The midsection of side one (“Never Talking to You Again,” “Chartered Trips,” and “Dreams Reocurring” [sic]) shows the band making as great a gain in three songs as they did when they followed Everything Falls Apart with Metal Circus—and none of the songs are within the realm of hardcore. At two minutes and seven seconds, “Indecision Time,” the song that follows “Dreams Reocurring,” is hardcore claustrophobia worthy of Everything Falls Apart. Mould incorporates pick slides and other string-torturing tricks into his flailing chaos, the lyrics screamed over this cacophony.
Side two of Zen Arcade is commonly considered the final resting place for whatever hardcore tendencies remained in the minds of Mould and, to a lesser extent, Hart. Calling this side “hardcore” has always been an easy out for critics and fans who save their superlatives for sides one and three. However, Mould’s four tracks are quite prescient, in retrospect. Mould’s four-song block of musical catharsis that kicks off side two is arresting, to say the least. If layers of terrifying release, aural violence, impenetrable density, and guitar pyrotechnics were shaved from “Beyond the Threshold,” “Pride,” “I’ll Never Forget You,” and “The Biggest Lie,” these four tracks would still annihilate any of the hardcore that dominated Everything Falls Apart, peppered Metal Circus, or defined Land Speed Record. In 1984, there was simply nothing on hardcore’s radar with a comparable wallop. More so than on the aforementioned releases, this is where the influence of Discharge on Mould truly shines through—if Discharge were more enamored with psychedelic noise than with metal, that is.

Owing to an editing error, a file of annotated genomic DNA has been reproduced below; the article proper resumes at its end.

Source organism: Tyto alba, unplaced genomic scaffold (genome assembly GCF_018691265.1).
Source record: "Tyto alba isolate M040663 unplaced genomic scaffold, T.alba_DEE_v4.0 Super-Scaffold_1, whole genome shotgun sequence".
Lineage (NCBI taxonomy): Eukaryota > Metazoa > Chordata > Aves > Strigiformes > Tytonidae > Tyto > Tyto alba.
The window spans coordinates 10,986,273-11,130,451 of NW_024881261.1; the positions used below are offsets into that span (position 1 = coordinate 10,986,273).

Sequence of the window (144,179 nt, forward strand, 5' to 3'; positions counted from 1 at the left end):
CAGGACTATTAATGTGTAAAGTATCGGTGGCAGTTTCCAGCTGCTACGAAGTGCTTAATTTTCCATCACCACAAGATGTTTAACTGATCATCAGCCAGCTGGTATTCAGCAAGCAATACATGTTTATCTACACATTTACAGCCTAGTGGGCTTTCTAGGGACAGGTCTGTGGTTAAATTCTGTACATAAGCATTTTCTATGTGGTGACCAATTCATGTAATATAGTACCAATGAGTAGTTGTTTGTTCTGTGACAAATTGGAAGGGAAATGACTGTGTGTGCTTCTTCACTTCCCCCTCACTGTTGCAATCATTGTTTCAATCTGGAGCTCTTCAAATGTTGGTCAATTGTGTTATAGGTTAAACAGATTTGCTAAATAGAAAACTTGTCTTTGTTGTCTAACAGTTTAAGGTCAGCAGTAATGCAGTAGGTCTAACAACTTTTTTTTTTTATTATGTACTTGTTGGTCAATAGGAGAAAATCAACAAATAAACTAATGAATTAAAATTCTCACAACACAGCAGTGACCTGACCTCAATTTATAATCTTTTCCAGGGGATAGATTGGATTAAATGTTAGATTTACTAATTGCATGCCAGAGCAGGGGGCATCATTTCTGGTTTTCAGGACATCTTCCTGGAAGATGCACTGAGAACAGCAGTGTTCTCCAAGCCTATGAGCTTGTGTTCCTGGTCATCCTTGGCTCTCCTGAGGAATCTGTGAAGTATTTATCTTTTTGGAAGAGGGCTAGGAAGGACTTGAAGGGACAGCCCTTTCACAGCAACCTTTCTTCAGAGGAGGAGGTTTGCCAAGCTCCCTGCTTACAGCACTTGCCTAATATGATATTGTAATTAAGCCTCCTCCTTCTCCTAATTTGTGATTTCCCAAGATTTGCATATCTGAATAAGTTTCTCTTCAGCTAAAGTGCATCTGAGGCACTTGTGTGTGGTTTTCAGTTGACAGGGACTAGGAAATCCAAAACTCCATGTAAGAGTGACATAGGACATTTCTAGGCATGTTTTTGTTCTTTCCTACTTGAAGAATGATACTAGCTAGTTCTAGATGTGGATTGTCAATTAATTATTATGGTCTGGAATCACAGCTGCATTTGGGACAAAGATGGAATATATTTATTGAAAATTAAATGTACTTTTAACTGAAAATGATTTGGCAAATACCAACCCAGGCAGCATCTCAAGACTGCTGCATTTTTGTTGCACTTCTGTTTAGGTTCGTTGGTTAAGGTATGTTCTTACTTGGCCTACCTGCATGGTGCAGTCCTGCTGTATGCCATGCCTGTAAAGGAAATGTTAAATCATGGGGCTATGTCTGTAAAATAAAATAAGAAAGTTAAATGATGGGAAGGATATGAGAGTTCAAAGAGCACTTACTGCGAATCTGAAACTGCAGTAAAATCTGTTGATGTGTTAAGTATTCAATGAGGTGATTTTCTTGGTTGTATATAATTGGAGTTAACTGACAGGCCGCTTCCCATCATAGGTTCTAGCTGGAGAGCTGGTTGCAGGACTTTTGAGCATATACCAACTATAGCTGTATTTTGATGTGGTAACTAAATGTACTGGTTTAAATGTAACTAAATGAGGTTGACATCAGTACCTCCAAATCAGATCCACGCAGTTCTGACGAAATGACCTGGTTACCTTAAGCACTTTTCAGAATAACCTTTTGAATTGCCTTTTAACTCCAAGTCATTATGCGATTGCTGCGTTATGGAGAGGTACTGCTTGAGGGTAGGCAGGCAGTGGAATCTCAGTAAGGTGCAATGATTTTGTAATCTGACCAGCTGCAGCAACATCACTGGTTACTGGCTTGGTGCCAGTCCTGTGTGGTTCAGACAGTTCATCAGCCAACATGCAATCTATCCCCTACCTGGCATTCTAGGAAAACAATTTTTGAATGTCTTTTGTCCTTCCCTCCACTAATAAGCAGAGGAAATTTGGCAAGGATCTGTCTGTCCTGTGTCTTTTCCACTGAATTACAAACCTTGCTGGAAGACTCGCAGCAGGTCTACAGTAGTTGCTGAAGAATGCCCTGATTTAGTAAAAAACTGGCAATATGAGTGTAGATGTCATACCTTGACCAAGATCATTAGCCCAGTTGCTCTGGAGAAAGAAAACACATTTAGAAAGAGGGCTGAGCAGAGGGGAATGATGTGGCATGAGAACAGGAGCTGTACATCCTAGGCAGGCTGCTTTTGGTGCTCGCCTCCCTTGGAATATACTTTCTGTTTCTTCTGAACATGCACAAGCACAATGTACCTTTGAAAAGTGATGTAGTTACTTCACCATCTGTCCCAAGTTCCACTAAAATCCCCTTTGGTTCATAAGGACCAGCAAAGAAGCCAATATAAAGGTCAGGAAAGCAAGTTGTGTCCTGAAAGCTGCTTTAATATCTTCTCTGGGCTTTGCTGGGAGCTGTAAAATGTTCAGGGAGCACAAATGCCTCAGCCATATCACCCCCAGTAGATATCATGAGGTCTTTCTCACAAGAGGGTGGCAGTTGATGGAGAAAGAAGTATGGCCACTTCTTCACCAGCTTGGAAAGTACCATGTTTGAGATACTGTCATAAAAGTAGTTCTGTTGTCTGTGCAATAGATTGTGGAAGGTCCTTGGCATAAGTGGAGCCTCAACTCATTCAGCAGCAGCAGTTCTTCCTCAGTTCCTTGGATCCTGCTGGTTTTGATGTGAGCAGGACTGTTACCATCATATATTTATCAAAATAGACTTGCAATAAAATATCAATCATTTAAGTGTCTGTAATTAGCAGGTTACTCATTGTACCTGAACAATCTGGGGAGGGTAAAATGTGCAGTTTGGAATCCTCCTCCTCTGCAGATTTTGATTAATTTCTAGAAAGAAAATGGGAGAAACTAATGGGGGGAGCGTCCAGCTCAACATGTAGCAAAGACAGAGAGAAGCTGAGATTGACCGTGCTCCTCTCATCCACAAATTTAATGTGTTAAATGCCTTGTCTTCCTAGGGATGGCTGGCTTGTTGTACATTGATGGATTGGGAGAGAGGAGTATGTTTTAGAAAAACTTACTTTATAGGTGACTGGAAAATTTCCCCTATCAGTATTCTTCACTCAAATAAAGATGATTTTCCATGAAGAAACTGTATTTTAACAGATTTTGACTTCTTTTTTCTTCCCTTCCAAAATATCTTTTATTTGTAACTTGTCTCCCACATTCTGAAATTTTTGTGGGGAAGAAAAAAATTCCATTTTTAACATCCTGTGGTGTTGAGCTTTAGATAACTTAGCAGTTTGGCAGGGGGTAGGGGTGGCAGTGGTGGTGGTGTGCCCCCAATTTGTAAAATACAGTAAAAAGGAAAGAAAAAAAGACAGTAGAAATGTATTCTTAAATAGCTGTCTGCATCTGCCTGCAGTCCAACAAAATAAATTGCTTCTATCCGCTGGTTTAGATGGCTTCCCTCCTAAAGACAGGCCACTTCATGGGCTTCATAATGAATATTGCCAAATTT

Lyrically, these songs yet again raise the question that may never be answered: how premeditated was the narrative concept allegedly driving Zen Arcade? Did the band really set out with a narrative in mind, or did they construct it after seeing the body of songs they’d assembled? If one were to swing a bat in a gymnasium filled with early- to mid-’80s hardcore bands, one would never fail to strike the author of several songs concerning teen alienation, frustration, and self-inflicted separation from a constricting family life. When considered in the context of Mould’s homosexuality, which was private throughout Hüsker Dü’s existence, “Pride” offers undiluted angst to a degree the guitarist had never before displayed, and never would again.